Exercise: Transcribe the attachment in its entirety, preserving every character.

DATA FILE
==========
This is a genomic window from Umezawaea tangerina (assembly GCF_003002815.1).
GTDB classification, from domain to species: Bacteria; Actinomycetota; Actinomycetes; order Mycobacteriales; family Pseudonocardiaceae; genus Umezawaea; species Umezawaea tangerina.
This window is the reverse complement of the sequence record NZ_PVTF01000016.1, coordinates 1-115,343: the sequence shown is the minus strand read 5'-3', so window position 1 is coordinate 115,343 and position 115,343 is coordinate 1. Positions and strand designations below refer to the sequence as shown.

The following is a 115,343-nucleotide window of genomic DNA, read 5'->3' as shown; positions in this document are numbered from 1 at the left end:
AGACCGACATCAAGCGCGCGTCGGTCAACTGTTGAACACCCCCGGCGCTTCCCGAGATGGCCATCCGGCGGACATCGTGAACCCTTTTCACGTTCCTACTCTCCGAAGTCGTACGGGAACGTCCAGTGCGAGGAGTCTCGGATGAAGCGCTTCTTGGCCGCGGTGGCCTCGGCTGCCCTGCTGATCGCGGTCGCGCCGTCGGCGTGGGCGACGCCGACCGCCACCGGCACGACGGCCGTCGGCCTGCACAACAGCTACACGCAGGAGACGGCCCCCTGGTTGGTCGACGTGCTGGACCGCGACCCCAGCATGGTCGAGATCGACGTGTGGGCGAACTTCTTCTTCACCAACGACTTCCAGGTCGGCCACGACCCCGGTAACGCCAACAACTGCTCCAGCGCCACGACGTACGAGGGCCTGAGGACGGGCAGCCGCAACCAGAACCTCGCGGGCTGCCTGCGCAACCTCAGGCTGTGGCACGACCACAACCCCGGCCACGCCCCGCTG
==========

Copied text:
This is a genomic window from Umezawaea tangerina (assembly GCF_003002815.1).
GTDB classification, from domain to species: Bacteria; Actinomycetota; Actinomycetes; order Mycobacteriales; family Pseudonocardiaceae; genus Umezawaea; species Umezawaea tangerina.
This window is the reverse complement of the sequence record NZ_PVTF01000016.1, coordinates 1-115,343: the sequence shown is the minus strand read 5'-3', so window position 1 is coordinate 115,343 and position 115,343 is coordinate 1. Positions and strand designations below refer to the sequence as shown.

The following is a 115,343-nucleotide window of genomic DNA, read 5'->3' as shown; positions in this document are numbered from 1 at the left end:
AGACCGACATCAAGCGCGCGTCGGTCAACTGTTGAACACCCCCGGCGCTTCCCGAGATGGCCATCCGGCGGACATCGTGAACCCTTTTCACGTTCCTACTCTCCGAAGTCGTACGGGAACGTCCAGTGCGAGGAGTCTCGGATGAAGCGCTTCTTGGCCGCGGTGGCCTCGGCTGCCCTGCTGATCGCGGTCGCGCCGTCGGCGTGGGCGACGCCGACCGCCACCGGCACGACGGCCGTCGGCCTGCACAACAGCTACACGCAGGAGACGGCCCCCTGGTTGGTCGACGTGCTGGACCGCGACCCCAGCATGGTCGAGATCGACGTGTGGGCGAACTTCTTCTTCACCAACGACTTCCAGGTCGGCCACGACCCCGGTAACGCCAACAACTGCTCCAGCGCCACGACGTACGAGGGCCTGAGGACGGGCAGCCGCAACCAGAACCTCGCGGGCTGCCTGCGCAACCTCAGGCTGTGGCACGACCACAACCCCGGCCACGCCCCGCTG